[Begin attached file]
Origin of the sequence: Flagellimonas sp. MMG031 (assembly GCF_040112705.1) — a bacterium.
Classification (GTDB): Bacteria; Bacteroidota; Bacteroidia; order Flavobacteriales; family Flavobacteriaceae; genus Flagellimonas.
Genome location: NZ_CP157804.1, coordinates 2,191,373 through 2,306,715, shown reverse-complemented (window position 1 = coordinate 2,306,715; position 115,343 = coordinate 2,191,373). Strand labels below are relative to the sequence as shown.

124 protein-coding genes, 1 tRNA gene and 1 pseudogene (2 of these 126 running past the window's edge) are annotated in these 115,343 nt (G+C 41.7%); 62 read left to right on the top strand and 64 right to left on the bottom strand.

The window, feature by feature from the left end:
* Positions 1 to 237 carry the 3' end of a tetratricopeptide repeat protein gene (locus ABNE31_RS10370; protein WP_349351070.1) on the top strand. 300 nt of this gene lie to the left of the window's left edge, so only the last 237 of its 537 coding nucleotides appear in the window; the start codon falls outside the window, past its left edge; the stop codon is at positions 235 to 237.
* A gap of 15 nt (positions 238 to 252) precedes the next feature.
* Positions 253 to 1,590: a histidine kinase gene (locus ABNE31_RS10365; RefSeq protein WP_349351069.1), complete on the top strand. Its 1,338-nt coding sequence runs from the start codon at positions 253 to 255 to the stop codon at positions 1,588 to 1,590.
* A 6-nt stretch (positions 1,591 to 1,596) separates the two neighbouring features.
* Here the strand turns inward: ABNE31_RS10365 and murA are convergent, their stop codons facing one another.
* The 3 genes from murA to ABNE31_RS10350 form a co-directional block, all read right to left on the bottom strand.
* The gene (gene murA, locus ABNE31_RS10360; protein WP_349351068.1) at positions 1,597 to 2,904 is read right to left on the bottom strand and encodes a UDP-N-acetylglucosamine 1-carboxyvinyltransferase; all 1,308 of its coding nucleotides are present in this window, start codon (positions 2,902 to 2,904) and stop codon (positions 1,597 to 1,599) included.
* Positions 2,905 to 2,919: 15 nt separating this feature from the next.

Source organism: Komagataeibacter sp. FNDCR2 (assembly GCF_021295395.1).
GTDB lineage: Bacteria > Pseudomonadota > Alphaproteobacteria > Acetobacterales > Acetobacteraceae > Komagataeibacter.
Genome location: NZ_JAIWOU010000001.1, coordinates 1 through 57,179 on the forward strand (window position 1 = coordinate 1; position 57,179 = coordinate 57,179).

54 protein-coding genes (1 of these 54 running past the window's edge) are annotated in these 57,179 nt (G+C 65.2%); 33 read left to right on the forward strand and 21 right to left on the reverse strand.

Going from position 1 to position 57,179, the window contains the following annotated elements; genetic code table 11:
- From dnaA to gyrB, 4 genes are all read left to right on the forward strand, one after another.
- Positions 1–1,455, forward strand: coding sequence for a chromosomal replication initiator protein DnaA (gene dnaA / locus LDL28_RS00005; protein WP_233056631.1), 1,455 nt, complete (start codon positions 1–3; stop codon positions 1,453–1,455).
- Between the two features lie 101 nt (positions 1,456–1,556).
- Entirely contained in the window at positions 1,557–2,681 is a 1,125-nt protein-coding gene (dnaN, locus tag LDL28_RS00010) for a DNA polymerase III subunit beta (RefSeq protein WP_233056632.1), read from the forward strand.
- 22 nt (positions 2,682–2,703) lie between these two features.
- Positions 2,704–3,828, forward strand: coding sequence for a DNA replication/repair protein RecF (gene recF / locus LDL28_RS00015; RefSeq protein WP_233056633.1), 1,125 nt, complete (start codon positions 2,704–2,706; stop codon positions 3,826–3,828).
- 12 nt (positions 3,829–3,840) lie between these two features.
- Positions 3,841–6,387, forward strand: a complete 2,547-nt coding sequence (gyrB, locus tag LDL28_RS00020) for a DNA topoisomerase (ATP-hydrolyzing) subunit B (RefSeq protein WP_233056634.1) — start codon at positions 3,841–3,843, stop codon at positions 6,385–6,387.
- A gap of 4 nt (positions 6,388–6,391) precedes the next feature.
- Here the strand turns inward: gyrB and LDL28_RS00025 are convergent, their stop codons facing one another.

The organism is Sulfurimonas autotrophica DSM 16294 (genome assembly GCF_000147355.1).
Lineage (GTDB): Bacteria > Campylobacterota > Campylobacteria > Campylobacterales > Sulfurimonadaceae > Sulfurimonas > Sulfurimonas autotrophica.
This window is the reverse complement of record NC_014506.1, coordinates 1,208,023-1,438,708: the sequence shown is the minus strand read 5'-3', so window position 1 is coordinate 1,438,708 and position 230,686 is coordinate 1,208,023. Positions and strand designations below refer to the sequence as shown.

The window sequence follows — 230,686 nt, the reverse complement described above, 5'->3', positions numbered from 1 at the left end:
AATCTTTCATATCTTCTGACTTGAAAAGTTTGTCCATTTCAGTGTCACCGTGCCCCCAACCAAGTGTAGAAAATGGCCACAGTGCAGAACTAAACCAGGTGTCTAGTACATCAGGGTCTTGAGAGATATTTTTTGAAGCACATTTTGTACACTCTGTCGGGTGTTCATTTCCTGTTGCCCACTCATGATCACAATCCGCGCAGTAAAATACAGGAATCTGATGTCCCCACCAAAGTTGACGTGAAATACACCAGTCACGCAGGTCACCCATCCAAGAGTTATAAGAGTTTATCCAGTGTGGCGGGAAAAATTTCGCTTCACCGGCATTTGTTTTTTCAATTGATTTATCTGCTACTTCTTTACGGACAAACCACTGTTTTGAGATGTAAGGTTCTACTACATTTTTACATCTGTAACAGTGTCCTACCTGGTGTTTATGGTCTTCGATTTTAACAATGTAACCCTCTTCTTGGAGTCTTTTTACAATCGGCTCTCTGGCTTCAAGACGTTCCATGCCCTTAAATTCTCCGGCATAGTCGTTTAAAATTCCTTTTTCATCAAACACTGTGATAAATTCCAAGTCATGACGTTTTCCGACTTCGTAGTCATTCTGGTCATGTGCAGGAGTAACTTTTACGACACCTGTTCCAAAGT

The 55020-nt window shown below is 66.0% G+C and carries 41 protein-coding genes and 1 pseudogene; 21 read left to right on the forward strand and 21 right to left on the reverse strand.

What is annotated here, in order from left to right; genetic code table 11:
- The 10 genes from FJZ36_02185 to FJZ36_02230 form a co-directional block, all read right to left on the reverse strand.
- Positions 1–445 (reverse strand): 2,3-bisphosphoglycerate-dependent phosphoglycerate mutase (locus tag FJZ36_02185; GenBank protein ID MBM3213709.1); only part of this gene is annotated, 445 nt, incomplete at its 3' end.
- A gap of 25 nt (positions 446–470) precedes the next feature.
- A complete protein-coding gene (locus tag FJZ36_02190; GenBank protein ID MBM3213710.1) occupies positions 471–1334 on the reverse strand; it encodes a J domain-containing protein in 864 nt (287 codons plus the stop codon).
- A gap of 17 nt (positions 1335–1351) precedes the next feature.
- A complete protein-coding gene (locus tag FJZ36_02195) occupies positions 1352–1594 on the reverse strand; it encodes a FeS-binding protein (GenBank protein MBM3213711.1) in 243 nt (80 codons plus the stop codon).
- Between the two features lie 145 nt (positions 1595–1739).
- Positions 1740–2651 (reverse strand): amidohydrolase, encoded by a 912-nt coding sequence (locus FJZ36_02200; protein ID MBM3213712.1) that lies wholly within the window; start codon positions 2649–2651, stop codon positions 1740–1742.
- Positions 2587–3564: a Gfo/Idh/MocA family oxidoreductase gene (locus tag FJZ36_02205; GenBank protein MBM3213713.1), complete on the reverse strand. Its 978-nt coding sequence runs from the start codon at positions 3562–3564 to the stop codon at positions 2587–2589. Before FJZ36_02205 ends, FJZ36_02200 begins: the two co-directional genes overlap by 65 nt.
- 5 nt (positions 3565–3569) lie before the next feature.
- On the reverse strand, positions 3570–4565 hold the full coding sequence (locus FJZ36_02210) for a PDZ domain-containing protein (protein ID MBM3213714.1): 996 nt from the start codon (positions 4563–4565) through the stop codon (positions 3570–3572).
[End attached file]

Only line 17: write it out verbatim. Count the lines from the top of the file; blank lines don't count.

54 protein-coding genes (1 of these 54 running past the window's edge) are annotated in these 57,179 nt (G+C 65.2%); 33 read left to right on the forward strand and 21 right to left on the reverse strand.